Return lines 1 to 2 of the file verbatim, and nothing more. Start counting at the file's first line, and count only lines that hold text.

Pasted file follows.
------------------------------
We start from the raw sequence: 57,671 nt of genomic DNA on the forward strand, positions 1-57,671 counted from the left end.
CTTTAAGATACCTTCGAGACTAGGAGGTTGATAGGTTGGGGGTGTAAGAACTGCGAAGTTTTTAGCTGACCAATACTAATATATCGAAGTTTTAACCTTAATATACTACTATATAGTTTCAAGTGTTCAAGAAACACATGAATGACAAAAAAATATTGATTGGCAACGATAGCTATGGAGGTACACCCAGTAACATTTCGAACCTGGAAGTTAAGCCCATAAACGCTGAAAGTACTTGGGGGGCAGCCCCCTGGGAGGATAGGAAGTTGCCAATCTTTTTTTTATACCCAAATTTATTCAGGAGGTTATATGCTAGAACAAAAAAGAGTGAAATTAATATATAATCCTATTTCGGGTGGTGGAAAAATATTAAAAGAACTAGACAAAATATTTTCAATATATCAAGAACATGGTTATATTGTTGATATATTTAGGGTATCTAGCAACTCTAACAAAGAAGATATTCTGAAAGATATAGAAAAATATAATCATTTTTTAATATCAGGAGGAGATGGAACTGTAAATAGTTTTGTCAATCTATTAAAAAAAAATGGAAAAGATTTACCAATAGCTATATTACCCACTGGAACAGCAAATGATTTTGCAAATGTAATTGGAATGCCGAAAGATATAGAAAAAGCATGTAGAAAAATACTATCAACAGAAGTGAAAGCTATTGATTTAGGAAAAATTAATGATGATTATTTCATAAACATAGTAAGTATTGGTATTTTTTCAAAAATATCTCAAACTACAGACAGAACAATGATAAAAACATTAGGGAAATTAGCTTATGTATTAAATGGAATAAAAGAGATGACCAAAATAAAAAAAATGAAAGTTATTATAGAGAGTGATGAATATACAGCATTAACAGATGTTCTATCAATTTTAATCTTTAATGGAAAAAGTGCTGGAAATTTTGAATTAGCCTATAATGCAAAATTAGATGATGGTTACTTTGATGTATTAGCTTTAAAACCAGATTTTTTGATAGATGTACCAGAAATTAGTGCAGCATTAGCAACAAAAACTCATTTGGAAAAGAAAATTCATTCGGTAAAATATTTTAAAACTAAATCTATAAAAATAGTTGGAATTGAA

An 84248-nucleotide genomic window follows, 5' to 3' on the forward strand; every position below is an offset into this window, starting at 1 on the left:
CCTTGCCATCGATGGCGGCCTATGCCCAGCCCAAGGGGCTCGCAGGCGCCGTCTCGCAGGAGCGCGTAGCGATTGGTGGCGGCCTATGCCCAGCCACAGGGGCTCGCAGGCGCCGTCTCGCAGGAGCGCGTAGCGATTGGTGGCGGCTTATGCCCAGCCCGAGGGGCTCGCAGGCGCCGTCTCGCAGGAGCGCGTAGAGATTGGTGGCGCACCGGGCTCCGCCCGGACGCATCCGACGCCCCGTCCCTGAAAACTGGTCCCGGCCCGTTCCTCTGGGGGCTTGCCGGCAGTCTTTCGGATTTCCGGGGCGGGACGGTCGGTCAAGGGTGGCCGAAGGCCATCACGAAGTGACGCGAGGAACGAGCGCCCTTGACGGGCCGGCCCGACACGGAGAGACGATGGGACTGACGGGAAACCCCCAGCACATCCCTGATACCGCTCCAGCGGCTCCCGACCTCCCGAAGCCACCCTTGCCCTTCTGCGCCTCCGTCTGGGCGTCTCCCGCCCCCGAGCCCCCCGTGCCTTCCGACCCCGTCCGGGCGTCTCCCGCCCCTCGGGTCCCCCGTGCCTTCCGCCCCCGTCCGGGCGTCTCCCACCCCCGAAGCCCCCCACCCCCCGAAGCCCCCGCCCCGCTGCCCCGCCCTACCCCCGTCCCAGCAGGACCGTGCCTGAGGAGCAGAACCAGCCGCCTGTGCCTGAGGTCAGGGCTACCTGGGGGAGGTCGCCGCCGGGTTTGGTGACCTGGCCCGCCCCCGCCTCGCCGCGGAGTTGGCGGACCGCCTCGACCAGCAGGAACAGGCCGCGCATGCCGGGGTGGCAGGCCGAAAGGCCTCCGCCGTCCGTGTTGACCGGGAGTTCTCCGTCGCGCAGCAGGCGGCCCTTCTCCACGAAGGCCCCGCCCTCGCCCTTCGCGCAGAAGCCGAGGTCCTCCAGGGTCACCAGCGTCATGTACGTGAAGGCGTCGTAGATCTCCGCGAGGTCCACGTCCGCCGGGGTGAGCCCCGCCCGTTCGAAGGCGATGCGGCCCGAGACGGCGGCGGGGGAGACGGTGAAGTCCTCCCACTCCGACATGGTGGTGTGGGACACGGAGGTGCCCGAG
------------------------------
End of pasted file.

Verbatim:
We start from the raw sequence: 57,671 nt of genomic DNA on the forward strand, positions 1-57,671 counted from the left end.
CTTTAAGATACCTTCGAGACTAGGAGGTTGATAGGTTGGGGGTGTAAGAACTGCGAAGTTTTTAGCTGACCAATACTAATATATCGAAGTTTTAACCTTAATATACTACTATATAGTTTCAAGTGTTCAAGAAACACATGAATGACAAAAAAATATTGATTGGCAACGATAGCTATGGAGGTACACCCAGTAACATTTCGAACCTGGAAGTTAAGCCCATAAACGCTGAAAGTACTTGGGGGGCAGCCCCCTGGGAGGATAGGAAGTTGCCAATCTTTTTTTTATACCCAAATTTATTCAGGAGGTTATATGCTAGAACAAAAAAGAGTGAAATTAATATATAATCCTATTTCGGGTGGTGGAAAAATATTAAAAGAACTAGACAAAATATTTTCAATATATCAAGAACATGGTTATATTGTTGATATATTTAGGGTATCTAGCAACTCTAACAAAGAAGATATTCTGAAAGATATAGAAAAATATAATCATTTTTTAATATCAGGAGGAGATGGAACTGTAAATAGTTTTGTCAATCTATTAAAAAAAAATGGAAAAGATTTACCAATAGCTATATTACCCACTGGAACAGCAAATGATTTTGCAAATGTAATTGGAATGCCGAAAGATATAGAAAAAGCATGTAGAAAAATACTATCAACAGAAGTGAAAGCTATTGATTTAGGAAAAATTAATGATGATTATTTCATAAACATAGTAAGTATTGGTATTTTTTCAAAAATATCTCAAACTACAGACAGAACAATGATAAAAACATTAGGGAAATTAGCTTATGTATTAAATGGAATAAAAGAGATGACCAAAATAAAAAAAATGAAAGTTATTATAGAGAGTGATGAATATACAGCATTAACAGATGTTCTATCAATTTTAATCTTTAATGGAAAAAGTGCTGGAAATTTTGAATTAGCCTATAATGCAAAATTAGATGATGGTTACTTTGATGTATTAGCTTTAAAACCAGATTTTTTGATAGATGTACCAGAAATTAGTGCAGCATTAGCAACAAAAACTCATTTGGAAAAGAAAATTCATTCGGTAAAATATTTTAAAACTAAATCTATAAAAATAGTTGGAATTGAA